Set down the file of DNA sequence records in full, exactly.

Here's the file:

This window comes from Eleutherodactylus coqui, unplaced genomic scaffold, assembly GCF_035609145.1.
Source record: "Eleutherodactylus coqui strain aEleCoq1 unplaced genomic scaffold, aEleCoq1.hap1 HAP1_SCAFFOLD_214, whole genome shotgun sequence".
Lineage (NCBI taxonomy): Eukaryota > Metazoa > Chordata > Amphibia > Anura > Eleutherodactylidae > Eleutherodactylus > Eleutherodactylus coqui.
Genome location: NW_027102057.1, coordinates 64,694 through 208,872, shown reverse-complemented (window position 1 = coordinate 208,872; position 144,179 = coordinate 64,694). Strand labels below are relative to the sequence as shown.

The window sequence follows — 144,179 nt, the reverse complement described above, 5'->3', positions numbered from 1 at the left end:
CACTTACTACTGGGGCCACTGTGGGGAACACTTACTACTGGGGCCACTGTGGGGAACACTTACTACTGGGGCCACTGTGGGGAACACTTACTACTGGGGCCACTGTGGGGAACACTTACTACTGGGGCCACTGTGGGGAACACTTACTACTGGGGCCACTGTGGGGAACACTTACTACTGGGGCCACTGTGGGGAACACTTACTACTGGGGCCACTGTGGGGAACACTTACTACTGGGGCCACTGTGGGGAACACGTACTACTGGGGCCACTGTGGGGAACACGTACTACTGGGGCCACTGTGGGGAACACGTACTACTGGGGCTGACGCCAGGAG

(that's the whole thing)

This window comes from Eleutherodactylus coqui, unplaced genomic scaffold, assembly GCF_035609145.1.
Source record: "Eleutherodactylus coqui strain aEleCoq1 unplaced genomic scaffold, aEleCoq1.hap1 HAP1_SCAFFOLD_214, whole genome shotgun sequence".
Lineage (NCBI taxonomy): Eukaryota > Metazoa > Chordata > Amphibia > Anura > Eleutherodactylidae > Eleutherodactylus > Eleutherodactylus coqui.
Genome location: NW_027102057.1, coordinates 64,694 through 208,872, shown reverse-complemented (window position 1 = coordinate 208,872; position 144,179 = coordinate 64,694). Strand labels below are relative to the sequence as shown.

The window sequence follows — 144,179 nt, the reverse complement described above, 5'->3', positions numbered from 1 at the left end:
CACTTACTACTGGGGCCACTGTGGGGAACACTTACTACTGGGGCCACTGTGGGGAACACTTACTACTGGGGCCACTGTGGGGAACACTTACTACTGGGGCCACTGTGGGGAACACTTACTACTGGGGCCACTGTGGGGAACACTTACTACTGGGGCCACTGTGGGGAACACTTACTACTGGGGCCACTGTGGGGAACACTTACTACTGGGGCCACTGTGGGGAACACTTACTACTGGGGCCACTGTGGGGAACACGTACTACTGGGGCCACTGTGGGGAACACGTACTACTGGGGCCACTGTGGGGAACACGTACTACTGGGGCTGACGCCAGGAG